Over time, the Foo Fighters have managed to not only break out of the shadow of a certain Nirvana lead singer, but have also gone to be an extremely successful band. This is due to the genuine love of music by the band, but it also has to do with the great skill of song writing that the band has. With Dave Grohl leading them, Pat Smear, Taylor Hawkins, Nate Mendel and Chris Shiflett have made hit after hit, and yet they just seem to be warming up. Here's the list of the Top ten Foo Fighters songs. Hope you enjoy
10. Stacked Actors, There is Nothing Left to Lose
We start with the the album opener from the band’s third release, the highly underrated 'There is Nothing Left to Lose.” The opening thump of guitar and drums is particularly gnarly for this band, but we're quickly dashed up into a more familiar sound from the band. I've always thought of this song as pretty gritty and angry, and the lyrics don't do anything to persuade you of otherwise. The song also has that more immediate feel to is because unlike the other albums, this was recorded as a three piece. It's been rumored this is a fuck you to the always horrible Courtney Love, but no one has ever confirmed this. Overall though, it's a pretty heavy song full of angst and power, and if you haven't checked it out, you should. It's the Foo Fighters at their unabashed best.
9. February Stars, The Colour and the Shape
Among this album are many gems, but this remains one of the tracks you don't hear mentioned too often. The song itself is a more mellow, sweeter side than what we're used to from them, but it never feels out of place or misguided. The subtle buildup and hopeful lyrics really do make you want a certain type of love and trust. “You ask for walls I build them higher” is a perfect reflection of how one person is willing to do anything for the person they love the most. Once the song hits the high notes though, that's when the emotional core of the song really becomes present. It's one of their most uplifting songs, and for a band that has many of them, that's saying something.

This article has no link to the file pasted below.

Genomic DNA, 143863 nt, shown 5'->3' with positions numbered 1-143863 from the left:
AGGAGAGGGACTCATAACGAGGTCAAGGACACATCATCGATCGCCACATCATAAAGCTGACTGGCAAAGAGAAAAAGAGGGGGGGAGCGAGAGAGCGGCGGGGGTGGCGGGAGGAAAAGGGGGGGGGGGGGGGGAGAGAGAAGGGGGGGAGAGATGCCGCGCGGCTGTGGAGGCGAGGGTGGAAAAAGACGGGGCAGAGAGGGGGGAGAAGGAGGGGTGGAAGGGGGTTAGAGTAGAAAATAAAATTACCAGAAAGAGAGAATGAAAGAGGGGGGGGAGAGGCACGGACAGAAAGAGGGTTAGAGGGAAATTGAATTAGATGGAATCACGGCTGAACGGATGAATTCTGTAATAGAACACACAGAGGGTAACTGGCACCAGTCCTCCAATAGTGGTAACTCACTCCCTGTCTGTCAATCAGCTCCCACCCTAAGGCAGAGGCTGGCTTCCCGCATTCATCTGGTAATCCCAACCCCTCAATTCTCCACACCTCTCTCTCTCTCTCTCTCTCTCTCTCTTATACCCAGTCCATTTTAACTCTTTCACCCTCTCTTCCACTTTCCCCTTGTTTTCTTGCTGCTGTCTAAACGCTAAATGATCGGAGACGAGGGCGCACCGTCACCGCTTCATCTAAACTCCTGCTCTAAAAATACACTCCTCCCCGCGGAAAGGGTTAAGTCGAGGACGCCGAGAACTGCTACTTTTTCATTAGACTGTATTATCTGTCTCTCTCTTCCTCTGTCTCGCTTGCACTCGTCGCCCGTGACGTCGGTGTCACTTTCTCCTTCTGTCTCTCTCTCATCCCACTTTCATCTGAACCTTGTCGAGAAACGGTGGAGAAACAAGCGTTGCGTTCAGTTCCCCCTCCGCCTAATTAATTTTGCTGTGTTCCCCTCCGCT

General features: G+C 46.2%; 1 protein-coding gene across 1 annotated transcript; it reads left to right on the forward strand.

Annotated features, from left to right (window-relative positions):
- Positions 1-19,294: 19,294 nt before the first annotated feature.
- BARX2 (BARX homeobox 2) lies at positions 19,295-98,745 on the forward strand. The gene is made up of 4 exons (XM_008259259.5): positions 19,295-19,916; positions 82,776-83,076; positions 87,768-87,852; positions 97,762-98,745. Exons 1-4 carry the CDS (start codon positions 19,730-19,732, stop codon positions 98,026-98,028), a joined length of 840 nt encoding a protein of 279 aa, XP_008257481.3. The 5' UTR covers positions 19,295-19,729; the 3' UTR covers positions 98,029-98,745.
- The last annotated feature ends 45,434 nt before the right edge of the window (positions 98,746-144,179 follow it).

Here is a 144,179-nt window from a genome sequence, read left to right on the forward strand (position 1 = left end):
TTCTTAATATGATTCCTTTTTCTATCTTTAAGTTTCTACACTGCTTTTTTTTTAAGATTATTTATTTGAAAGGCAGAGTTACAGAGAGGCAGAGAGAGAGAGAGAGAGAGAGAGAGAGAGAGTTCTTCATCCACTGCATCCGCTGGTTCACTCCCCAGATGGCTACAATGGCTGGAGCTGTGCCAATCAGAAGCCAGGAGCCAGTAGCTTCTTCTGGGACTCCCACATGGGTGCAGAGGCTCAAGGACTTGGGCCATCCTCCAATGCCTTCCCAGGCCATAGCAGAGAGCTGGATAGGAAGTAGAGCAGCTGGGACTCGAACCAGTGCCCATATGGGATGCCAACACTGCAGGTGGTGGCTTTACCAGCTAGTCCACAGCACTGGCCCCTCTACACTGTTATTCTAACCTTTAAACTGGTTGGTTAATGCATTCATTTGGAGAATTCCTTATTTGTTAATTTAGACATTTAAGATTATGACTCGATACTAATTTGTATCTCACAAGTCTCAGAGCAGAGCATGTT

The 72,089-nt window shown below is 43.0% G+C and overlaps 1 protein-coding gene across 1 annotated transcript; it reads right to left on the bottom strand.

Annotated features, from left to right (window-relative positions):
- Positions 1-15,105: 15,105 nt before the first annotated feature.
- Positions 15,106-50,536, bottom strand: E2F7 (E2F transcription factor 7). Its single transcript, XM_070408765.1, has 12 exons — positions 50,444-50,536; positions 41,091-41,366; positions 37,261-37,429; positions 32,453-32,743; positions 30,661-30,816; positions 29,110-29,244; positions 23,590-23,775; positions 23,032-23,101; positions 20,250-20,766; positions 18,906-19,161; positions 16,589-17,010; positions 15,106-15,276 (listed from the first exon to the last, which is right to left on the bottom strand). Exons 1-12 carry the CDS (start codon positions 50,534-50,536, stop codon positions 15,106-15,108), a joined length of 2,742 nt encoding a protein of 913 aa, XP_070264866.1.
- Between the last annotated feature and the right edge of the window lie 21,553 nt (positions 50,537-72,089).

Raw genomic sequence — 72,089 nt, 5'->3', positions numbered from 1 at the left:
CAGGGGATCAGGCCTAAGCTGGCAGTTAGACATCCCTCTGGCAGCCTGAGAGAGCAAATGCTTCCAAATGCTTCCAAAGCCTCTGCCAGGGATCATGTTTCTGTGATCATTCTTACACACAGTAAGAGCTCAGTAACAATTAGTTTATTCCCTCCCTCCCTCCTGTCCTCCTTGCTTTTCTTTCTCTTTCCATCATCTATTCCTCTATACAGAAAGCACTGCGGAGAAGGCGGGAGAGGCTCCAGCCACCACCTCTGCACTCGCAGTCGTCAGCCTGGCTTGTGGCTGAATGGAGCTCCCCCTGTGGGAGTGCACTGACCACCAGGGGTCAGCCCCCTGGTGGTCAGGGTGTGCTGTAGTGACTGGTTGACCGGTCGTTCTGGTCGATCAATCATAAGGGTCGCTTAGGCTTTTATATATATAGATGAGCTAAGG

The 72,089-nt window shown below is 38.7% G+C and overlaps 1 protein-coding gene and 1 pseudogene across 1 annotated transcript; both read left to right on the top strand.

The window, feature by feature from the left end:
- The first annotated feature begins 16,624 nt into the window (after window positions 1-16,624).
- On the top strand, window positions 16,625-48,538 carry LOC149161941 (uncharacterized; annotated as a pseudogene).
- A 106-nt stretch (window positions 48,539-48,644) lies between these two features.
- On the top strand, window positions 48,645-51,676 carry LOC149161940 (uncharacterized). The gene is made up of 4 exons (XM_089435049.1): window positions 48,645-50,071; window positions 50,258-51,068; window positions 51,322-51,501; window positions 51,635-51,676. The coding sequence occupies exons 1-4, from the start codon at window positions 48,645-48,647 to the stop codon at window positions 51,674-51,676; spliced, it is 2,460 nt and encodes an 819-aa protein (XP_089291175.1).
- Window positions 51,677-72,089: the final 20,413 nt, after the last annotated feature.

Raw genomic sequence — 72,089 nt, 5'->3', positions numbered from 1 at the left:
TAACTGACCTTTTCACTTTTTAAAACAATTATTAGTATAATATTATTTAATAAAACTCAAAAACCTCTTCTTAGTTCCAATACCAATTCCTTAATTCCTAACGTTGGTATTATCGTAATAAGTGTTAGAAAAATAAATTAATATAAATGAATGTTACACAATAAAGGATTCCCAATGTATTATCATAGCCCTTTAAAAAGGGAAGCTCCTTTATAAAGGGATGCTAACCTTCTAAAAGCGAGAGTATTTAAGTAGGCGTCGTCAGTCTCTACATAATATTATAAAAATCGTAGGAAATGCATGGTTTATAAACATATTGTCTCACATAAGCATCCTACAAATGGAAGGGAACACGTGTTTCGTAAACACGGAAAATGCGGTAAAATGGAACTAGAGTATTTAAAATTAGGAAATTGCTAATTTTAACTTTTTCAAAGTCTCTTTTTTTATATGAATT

8. All My Life, One By One
Maybe the best opening song in the band's entire career, and also one of the most rocking they ever created. The buildup is awesome, and the effect when the song explodes is unavoidable. What's even more impressive about this track is how it manages to have an immediate punk rock feel to it while also feeling like a traditional rock n roll song. It also happens to have one of the best guitar parts in modern rock history. Grohl's focus and unrelenting screams towards the end of the song solidify the song as a hard core rocker, and for many it's their favorite song by the band. When this song came out it served as a reminder that they could still rock the fuck out, and they still haven't let up.
7. Arlandia, Wasting Light.
Probably my favorite song off of this album. I was lucky to see it live not once, but twice. The opening blast gives way to a simple guitar and drum part, but what really stands out here is the overall message. I feel like it's directed at a imaginary relationship that has long run it's course. It also has a certain hint of hypocrisy to it, and the main character in the track seems less than desirable. Truth be told, the song serves more as a letter to the area of Virginia where Grohl grew up, but there's no denying certain aspects of the song remind you of a specificperson. Having said that, the vocals near the bridge of the song are some of the best delivered lines I've ever heard, and it really proves to take the song in a different, albeit interesting direction.
6. Let It Die, Echoes, Silence, Patience and Grace
The acoustic opening is very well managed, and the accompanying sounds that slowly build up get the song off to a solid but gentle start. Honestly I wished Dave Grohl would sing softer a little bit more often because it's so enjoyable. I'm aware he won't use it if it's not warranted, but it's really good. This song though is one of the darker tracks, and it's pretty obvious it's a song about suffering and loss. I'm going to assume the focus is of the struggles of becoming overwhelmed by addiction. Personally I've been through difficult situations, but thankfully hardcore addiction to something has never been one of them. I'm unaware if band members have struggled with it, but at least we can be sure that people affiliated with the band have. It's a difficult thing of course, and the power of song is a reminder that we can all fall at times, but that strength and perseverance is one of the most important tools to have in that fight.
5. Hey, Johnny Park!, The Colour and the Shape